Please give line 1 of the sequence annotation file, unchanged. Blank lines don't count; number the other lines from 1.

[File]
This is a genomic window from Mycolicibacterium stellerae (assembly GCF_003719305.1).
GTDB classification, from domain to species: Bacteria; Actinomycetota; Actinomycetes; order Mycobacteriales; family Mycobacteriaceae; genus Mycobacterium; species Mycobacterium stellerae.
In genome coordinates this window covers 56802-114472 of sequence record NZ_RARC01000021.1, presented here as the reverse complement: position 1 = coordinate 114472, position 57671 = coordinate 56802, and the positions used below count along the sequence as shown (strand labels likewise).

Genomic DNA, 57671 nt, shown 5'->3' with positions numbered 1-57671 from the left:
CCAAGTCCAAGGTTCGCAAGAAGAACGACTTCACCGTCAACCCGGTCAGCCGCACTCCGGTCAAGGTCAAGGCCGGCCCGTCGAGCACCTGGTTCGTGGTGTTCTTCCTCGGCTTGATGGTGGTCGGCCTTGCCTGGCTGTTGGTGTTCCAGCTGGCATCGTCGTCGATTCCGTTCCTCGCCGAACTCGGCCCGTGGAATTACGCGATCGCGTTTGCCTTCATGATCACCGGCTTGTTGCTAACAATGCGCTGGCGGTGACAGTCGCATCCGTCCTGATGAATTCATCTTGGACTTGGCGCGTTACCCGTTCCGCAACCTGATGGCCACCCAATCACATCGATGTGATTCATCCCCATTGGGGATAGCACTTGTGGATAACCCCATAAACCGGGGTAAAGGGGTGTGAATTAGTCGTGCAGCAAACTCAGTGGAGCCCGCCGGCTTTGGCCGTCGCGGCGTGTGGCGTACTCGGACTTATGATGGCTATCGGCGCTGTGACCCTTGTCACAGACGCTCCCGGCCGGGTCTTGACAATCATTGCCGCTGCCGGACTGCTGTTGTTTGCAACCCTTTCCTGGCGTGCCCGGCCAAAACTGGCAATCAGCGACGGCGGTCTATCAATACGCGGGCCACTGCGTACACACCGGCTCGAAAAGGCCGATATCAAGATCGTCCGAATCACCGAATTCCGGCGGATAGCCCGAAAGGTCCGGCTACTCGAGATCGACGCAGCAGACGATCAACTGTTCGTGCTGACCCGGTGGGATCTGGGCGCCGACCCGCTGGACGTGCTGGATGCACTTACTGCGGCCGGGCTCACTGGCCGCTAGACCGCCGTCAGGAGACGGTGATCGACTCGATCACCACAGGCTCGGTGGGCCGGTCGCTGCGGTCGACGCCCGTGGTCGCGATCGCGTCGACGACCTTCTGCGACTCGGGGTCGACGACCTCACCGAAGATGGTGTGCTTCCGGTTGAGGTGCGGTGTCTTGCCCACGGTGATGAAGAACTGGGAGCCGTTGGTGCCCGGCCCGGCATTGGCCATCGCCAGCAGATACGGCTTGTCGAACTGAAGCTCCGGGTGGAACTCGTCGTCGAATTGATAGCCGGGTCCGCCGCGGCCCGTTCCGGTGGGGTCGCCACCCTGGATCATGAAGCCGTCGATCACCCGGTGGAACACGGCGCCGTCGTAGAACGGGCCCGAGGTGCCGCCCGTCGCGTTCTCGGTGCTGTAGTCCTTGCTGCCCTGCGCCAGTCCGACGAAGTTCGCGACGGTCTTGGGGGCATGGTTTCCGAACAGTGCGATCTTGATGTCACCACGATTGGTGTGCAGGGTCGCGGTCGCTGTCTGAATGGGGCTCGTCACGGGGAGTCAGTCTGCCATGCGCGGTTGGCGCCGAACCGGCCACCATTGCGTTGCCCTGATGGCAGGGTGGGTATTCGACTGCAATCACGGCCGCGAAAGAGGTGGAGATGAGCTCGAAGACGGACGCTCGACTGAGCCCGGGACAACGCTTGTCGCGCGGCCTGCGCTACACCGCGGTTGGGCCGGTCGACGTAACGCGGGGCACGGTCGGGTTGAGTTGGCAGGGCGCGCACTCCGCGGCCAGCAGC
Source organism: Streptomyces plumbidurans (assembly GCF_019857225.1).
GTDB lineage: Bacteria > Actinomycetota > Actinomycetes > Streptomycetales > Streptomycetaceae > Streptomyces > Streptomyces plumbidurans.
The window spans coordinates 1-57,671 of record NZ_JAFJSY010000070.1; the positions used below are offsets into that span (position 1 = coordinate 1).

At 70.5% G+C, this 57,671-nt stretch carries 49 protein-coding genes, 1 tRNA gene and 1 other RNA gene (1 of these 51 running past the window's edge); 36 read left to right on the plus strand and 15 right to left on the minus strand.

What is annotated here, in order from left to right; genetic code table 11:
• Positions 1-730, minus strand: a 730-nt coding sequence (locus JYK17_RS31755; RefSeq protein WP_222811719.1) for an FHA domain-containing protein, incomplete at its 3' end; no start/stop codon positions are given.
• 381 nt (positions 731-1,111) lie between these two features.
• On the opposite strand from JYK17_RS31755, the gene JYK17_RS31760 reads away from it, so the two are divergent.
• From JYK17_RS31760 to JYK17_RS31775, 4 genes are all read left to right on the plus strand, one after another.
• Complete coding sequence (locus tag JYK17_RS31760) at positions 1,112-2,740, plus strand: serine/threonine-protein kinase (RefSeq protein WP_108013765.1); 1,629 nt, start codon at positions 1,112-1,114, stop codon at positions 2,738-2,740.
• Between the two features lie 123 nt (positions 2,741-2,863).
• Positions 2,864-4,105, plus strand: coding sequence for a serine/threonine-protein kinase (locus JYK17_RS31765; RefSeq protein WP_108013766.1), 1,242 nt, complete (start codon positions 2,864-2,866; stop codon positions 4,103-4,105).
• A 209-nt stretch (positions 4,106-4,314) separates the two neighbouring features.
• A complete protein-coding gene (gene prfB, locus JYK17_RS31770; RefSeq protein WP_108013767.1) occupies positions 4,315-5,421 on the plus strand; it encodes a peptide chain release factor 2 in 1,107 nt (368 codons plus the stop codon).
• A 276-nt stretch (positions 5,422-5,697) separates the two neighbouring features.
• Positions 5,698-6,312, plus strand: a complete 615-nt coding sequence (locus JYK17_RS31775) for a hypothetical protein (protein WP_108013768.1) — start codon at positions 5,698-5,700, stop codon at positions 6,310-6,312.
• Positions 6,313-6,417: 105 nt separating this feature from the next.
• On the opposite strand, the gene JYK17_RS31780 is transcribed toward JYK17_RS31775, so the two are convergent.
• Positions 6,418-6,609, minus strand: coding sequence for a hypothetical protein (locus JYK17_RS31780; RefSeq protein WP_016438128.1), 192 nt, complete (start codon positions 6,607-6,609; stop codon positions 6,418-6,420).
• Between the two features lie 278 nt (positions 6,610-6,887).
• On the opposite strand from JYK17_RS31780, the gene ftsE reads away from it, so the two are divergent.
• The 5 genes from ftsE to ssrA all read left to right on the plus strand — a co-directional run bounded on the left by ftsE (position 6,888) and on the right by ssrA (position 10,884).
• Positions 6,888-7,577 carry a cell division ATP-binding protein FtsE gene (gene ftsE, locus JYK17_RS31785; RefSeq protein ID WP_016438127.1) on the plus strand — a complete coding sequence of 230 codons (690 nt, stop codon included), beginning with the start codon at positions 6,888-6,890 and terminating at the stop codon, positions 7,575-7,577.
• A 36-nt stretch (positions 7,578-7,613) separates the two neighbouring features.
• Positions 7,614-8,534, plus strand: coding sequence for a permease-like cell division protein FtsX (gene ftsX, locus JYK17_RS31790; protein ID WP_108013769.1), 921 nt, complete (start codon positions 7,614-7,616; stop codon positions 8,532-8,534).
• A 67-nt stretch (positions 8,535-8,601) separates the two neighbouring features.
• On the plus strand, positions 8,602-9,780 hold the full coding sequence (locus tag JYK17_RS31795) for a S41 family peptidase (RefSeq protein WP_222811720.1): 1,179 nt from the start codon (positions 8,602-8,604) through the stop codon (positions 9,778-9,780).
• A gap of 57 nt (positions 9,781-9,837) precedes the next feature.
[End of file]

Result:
This is a genomic window from Mycolicibacterium stellerae (assembly GCF_003719305.1).